The Rio Negro and the Jupuro are two tributary streams of the Amazon, and may be compared in length to the Danube. The upper parts belong to the Spaniards, while the lower are occupied by the Portuguese. The Christian settlements are very numerous from Mocoa to the mouth of the Caguan; while on the Lower Jupura the Portuguese have founded only a few villages. On the Rio Negro, on the contrary, the Spaniards have not been able to rival their neighbours. Steppes and forests nearly desert separate, at a distance of one hundred and sixty leagues, the cultivated part of the coast from the four missions of Marsa, Tomo, Davipe, and San Carlos, which are all that the Spanish Franciscans could establish along the Rio Negro. Among the Portuguese of Brazil the military system, that of presides and capitanes pobladores, has prevailed over the government of the missionaries. Grand Para is no doubt far distant from the mouth of the Rio Negro: but the facility of navigation on the Amazon, which runs like an immense canal in one direction from west to east, has enabled the Portuguese population to extend itself rapidly along the river. The banks of the Lower Maranon, from Vistoza as far as Serpa, as well as those of the Rio Negro from Fort da Bara to San Jose da Maravitanos, are embellished by rich cultivation, and by a great number of large villages and towns.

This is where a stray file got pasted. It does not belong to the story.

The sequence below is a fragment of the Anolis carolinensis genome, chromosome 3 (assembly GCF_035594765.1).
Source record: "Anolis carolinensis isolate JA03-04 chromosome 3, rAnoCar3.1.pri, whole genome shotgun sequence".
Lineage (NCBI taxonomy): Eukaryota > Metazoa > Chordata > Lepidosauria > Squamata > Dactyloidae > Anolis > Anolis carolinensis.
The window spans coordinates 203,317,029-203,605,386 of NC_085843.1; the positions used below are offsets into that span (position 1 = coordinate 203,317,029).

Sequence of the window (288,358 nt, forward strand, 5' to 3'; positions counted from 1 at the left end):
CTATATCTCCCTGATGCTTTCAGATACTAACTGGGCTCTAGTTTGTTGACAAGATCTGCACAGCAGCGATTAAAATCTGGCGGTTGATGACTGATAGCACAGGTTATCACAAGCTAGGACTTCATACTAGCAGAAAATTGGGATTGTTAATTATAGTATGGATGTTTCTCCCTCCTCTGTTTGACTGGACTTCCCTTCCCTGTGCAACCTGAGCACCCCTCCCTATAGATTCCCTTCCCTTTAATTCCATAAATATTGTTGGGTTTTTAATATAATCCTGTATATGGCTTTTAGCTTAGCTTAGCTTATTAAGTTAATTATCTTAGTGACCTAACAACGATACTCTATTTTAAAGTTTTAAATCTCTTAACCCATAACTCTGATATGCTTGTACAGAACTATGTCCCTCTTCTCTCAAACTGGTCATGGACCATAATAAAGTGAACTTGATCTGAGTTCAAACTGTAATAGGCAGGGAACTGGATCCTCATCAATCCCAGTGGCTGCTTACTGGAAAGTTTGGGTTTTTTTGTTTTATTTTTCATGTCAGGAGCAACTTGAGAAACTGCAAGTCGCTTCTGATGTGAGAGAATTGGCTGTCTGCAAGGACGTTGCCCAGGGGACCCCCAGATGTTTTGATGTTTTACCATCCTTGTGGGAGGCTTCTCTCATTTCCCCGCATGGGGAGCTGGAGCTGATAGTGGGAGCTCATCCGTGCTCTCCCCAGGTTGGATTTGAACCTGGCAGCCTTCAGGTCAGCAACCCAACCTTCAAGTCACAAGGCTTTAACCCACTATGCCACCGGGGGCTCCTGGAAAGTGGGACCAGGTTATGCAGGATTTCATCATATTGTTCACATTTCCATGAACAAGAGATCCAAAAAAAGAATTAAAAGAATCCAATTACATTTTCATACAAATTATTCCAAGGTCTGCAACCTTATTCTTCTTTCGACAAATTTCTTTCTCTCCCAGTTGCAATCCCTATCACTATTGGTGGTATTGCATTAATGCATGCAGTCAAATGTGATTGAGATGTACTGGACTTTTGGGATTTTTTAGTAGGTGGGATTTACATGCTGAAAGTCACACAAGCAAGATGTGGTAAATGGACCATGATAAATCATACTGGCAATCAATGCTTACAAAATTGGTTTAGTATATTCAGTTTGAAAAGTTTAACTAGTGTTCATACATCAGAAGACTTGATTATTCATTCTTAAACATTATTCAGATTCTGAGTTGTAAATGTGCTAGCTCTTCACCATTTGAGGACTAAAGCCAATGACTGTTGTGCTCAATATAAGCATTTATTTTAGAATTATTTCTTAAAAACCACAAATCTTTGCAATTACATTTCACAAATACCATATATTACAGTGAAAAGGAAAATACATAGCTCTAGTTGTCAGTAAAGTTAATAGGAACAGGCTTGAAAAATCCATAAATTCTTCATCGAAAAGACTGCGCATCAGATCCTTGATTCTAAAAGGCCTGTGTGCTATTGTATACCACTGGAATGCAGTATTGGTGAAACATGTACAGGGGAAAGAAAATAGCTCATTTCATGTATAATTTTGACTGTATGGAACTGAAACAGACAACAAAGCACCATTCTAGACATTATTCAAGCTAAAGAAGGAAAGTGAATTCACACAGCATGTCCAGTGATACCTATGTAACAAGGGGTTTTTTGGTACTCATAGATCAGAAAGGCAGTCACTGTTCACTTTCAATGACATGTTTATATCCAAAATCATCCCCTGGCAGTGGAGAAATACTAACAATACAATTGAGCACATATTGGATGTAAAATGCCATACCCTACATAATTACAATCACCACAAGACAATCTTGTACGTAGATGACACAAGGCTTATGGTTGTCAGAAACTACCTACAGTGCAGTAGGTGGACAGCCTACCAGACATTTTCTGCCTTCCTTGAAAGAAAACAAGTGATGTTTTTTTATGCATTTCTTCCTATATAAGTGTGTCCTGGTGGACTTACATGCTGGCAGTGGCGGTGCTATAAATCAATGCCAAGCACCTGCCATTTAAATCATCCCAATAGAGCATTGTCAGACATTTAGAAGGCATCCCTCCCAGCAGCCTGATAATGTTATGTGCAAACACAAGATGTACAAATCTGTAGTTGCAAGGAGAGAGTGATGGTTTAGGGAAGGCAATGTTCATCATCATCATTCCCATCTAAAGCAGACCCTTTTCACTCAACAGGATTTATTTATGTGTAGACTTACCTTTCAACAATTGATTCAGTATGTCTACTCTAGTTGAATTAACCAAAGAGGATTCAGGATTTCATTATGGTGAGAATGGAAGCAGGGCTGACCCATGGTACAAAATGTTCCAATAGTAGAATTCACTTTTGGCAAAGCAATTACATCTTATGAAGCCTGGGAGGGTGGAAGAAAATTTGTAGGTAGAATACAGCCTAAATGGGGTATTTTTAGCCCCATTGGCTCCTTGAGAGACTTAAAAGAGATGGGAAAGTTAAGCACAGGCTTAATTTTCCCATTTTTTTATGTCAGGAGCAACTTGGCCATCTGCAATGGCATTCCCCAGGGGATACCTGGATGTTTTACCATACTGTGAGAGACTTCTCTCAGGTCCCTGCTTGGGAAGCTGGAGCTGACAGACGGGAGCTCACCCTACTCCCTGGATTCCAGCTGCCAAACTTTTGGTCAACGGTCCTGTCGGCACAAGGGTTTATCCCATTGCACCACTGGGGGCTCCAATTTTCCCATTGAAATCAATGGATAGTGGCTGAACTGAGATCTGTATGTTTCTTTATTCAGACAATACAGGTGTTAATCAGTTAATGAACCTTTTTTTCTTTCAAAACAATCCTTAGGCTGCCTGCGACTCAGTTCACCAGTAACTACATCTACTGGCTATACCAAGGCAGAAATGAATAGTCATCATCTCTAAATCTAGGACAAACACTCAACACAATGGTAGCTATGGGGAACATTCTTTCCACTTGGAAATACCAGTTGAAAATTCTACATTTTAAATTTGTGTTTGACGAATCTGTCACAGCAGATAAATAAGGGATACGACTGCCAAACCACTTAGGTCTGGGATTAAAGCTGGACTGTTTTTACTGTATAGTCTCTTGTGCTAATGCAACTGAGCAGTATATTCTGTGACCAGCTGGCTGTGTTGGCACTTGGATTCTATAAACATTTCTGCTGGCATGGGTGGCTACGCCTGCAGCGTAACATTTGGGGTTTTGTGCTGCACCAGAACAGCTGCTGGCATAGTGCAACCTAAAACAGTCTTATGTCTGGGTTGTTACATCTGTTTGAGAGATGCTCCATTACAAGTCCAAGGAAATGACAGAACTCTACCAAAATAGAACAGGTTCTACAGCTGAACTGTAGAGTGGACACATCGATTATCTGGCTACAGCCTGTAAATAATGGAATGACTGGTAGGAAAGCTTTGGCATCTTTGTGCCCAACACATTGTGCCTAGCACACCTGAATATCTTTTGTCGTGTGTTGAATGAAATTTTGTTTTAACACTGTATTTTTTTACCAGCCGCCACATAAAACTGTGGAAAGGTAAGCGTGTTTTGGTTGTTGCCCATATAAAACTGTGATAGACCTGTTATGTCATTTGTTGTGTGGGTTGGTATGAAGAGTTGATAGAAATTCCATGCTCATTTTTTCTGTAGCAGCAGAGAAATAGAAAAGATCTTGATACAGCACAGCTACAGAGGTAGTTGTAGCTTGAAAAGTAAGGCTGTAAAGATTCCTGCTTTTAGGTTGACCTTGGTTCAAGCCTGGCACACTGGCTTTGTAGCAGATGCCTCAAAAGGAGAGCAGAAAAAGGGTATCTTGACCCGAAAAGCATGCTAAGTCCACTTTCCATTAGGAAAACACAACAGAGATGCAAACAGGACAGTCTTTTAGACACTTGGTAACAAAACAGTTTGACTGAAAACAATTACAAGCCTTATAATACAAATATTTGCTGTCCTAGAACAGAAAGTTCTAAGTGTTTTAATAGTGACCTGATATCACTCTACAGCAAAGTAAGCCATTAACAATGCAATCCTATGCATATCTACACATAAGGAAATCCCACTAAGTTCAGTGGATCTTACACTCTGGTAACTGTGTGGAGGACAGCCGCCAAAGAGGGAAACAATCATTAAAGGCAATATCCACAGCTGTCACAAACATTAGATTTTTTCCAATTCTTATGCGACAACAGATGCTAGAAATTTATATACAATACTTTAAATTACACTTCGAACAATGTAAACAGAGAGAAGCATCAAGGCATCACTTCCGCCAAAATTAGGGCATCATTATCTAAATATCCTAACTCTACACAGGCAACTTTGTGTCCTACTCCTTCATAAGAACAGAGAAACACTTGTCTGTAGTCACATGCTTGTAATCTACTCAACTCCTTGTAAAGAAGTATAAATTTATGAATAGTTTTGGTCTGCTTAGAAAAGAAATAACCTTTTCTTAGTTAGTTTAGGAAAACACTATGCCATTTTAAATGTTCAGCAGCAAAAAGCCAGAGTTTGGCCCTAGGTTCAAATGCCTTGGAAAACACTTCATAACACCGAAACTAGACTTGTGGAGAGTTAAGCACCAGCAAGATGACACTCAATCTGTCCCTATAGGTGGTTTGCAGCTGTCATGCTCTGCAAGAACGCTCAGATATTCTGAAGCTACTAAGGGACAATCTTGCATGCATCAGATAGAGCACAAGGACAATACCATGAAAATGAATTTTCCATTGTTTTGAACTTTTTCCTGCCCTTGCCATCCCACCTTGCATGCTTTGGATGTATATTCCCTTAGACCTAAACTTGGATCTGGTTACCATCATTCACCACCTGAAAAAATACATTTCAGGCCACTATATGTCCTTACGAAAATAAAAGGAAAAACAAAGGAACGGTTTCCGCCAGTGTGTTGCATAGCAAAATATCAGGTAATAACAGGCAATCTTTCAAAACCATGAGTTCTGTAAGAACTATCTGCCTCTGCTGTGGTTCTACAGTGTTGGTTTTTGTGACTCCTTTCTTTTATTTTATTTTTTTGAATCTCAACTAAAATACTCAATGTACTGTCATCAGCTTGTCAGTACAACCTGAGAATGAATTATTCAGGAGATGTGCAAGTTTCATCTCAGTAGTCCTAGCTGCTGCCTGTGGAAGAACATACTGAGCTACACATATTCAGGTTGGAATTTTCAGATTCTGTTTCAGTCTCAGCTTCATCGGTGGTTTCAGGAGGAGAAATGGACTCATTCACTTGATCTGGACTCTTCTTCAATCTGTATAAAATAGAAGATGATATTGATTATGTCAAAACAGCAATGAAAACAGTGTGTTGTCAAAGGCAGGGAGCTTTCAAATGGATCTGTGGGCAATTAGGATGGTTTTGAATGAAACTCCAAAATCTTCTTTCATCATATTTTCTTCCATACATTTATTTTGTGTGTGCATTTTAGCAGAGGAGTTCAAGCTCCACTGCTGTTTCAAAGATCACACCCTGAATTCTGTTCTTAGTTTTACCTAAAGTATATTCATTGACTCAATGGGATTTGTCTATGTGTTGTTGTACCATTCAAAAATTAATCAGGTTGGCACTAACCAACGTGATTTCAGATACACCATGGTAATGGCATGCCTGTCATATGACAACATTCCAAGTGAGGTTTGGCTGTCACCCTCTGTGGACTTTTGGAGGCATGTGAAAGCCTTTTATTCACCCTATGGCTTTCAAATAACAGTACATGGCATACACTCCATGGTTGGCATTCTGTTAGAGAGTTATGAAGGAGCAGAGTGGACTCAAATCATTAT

These local considerations are combined with others, suggested by the moral position of nations. The north-west coast of America furnishes to this day no other stable settlements but Russian and Spanish colonies. Before the inhabitants of the United States, in their progressive movement from east to west, could reach the shore between the latitude 41 and 50 degrees, which long separated the Spanish monks and the Siberian hunters,* the latter had established themselves south of the Columbia River. (* The hunters connected with military posts, and dependent on the Russian Company, of which the principal shareholders live at Irkutsk. In 1804 the little fortress (krepost) at the bay of Jakutal was still six hundred leagues distant from the most northern Mexican possessions.) Thus in New California the Franciscan missionaries, men estimable for their morals, and their agricultural activity, learnt with astonishment, that Greek priests had arrived in their neighbourhood; and that two nations, who inhabit the eastern and western extremities of Europe, were become neighbours on a coast of America opposite to China. In Guiana circumstances were very different: the Spaniards found on their frontiers those very Portuguese, who, by their language, and their municipal institutions, form with them one of the most noble remains of Roman Europe; but whom mistrust, founded on unequal strength, and too great proximity, has converted into an often hostile, and always rival power.